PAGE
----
Despite year-over-year revenue decrease, Sprint beat estimates
Sprint spent $1.1 billion on its network in the third quarter of 2019, the seventh straight quarter the operator has invested 10-figures, according to President and CEO Michael Combes. And that will continue, he said in a Jan. 27 message from management, with plans to continue installing massive MIMO radios, which Sprint is using in conjunction with its 2.5 GHz spectrum for both LTE and 5G.
Following this dual-connect principal, where portions of a 64 T, 64 R massive MIMO radio are allocated to both LTE and 5G, Sprint in 2019 built out commercial 5G networks in portions of nine major markets–Atlanta, Chicago, Dallas/Fort Worth, Houston, Kansas City, Los Angeles, New York City, Phoenix and Washington D.C. This same round of investment and truck rolls also served to improve the operator’s LTE network.
Combes, citing Ookla testing results, said Sprint’s ongoing network investments have yielded a 45% year-over-year increase in national average download speed. “Our massive MIMO deployment continues to deliver improved LTE performance where available and provides the foundation for our mobile 5G network. We now have thousands of massive MIMO sites on-air across the country. Additionally, we now have approximately 37,000 small cells on air, which are delivering improvements in coverage, capacity and time on LTE to improve the customer experience in specific locations.”
With these ongoing improvements to LTE and capex dedicated to serving up 5G, Sprint is seeing net gains in postpaid customers but is reported a net loss of $120 million. Wireless service revenues amounted to $5.2 billion in Q3. Sprint and T-Mobile US are still in the late-stages of a merger, which is currently being held back by a group of state attorneys general. That matter already went to trial and all sides are waiting for a ruling.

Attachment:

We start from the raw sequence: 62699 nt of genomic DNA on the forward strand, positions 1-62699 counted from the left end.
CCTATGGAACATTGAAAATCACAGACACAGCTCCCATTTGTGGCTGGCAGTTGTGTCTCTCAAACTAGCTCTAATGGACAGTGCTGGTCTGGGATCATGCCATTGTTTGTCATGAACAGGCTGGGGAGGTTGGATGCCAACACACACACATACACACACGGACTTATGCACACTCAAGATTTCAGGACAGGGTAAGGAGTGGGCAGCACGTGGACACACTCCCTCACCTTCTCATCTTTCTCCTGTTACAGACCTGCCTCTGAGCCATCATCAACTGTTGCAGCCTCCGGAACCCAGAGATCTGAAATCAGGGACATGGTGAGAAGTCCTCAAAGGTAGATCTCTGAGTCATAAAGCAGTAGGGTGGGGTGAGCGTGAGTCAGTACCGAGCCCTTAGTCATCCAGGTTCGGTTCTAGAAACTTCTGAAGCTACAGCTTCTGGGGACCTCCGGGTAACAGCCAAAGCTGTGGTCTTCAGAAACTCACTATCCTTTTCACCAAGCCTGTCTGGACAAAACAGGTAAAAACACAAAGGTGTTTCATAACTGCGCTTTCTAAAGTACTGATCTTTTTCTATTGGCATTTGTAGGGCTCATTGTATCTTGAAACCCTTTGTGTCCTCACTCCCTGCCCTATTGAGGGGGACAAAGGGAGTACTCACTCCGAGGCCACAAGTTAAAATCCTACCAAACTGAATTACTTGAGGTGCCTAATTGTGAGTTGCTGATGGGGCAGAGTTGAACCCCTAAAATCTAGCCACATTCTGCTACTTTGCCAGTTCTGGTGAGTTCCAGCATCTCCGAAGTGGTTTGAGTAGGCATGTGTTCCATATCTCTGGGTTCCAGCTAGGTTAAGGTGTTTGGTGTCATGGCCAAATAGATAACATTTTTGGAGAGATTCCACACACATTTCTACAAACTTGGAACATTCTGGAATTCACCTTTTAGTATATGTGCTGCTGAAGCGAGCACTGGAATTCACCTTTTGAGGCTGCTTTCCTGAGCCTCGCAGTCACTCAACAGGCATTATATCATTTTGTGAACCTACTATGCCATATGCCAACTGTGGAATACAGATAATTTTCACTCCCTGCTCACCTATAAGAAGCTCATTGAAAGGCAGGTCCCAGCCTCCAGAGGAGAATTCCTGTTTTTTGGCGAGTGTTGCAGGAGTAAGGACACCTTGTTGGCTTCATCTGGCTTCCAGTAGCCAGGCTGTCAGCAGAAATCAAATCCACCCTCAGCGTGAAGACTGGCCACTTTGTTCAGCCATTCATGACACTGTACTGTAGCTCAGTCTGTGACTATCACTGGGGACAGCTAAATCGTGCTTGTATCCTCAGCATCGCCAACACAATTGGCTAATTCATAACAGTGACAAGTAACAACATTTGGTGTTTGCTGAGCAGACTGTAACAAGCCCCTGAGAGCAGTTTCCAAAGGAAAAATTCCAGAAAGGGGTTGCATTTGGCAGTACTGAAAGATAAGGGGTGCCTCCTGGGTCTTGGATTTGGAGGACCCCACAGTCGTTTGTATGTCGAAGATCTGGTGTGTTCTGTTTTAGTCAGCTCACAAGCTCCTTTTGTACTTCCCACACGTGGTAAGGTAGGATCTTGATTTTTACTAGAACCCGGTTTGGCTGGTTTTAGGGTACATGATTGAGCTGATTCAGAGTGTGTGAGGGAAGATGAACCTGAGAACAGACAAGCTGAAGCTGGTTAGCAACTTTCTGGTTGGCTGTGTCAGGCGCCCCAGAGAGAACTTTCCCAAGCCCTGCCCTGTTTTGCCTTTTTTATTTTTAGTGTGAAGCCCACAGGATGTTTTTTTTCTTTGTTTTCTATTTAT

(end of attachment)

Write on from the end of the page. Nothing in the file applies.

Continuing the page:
“I continue to be impressed by the commitment of Sprint employees to deliver results during this period of uncertainty,” Combes said in a statement. “As we await a decision in the state attorneys general lawsuit, I continue to believe the merger with T-Mobile is the best way to deliver the benefits of competition to American consumers.”
Sprint and T-Mobile have argued that the combined company will serve as a viable competitor to Verizon and AT&T, while also helping the U.S. achieve national ambitions around 5G availability. Operator execs have pointed to the powerful combination of Sprint’s 2.5 GHz spectrum and T-Mo’s millimeter wave and low-band licenses. Conditions already imposed on the merger include a divestiture of assets designed to allow DISH to enter the market as a fourth, nationwide facilities-based carrier.
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